One observer of the Versailles test was Jean-François Pilâtre de Rozier, a twenty-six-year-old who had already made his name in science-obsessed Paris, the Silicon Valley of its day. During public lectures sponsored by the king’s brother, he wowed Parisian elites by exhaling hydrogen onto a candle and breathing fire. He also tested a self-made respirator by lying on a pile of dung for thirty minutes. After watching the montgolfière drift away, Pilâtre followed the quacking and crowing to a spot in the Wood of Vaucresson, three and a half kilometers from the launch site, where he found the royal animals alive and relatively unscathed. Soon afterwards, he volunteered for the Montgolfiers’ first manned experiments. Pilâtre hoped ballooning would increase his standing in a nation captivated by scientific spectacle.
A hundred ninety-seven years later, in 1980, Robert Zirpolo got into ballooning to impress a girl. He was courting an airplane pilot-in-training, and thought a balloon ride might be his “in.” He was wrong. “It bored the crap out of her,” he said. Their first time as passengers, there was little wind, and lots of heat. They hovered in place, landed in the woods, and had to haul balloon and basket a hundred yards to the nearest road.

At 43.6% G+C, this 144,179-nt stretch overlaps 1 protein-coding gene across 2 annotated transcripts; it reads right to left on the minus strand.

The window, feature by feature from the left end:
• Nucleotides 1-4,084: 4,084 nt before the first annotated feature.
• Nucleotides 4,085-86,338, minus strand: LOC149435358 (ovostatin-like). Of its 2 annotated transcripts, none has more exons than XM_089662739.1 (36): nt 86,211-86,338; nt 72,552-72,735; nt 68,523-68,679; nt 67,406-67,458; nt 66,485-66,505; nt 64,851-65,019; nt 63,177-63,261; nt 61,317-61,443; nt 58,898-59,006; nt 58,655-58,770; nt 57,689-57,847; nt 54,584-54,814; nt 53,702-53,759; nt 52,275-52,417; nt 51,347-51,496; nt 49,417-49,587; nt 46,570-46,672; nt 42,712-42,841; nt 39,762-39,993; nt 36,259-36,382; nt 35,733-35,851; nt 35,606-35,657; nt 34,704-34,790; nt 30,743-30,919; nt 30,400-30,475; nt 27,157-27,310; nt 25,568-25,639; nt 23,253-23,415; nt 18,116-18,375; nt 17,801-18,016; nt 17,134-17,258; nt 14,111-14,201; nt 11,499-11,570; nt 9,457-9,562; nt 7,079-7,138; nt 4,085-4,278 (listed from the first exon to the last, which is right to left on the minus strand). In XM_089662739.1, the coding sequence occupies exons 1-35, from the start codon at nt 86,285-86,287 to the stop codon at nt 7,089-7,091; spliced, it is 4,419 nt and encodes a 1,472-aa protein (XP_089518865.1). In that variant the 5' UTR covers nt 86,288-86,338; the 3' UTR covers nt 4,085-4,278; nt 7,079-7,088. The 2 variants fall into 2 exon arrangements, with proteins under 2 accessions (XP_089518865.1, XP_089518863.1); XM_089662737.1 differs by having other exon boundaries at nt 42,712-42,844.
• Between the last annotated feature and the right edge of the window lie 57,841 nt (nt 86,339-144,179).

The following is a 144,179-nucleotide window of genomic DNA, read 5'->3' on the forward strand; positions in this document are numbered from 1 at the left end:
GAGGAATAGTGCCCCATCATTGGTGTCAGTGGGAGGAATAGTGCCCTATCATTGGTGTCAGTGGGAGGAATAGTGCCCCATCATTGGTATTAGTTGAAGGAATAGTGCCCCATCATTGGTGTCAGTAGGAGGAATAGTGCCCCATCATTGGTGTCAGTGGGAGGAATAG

Zirpolo was in his early twenties at the time. He worked at an oyster bar in Kingfield, Maine, a ski town at the base of Sugarloaf Mountain. Kingfielders didn’t plan their social calls; everyone bumped into everyone else on the mountain. Most mornings, he’d ski down gently curving slopes and take in the beauty of his chosen home, a world away from his native Queens. “I miss that like nobody can understand,” he said.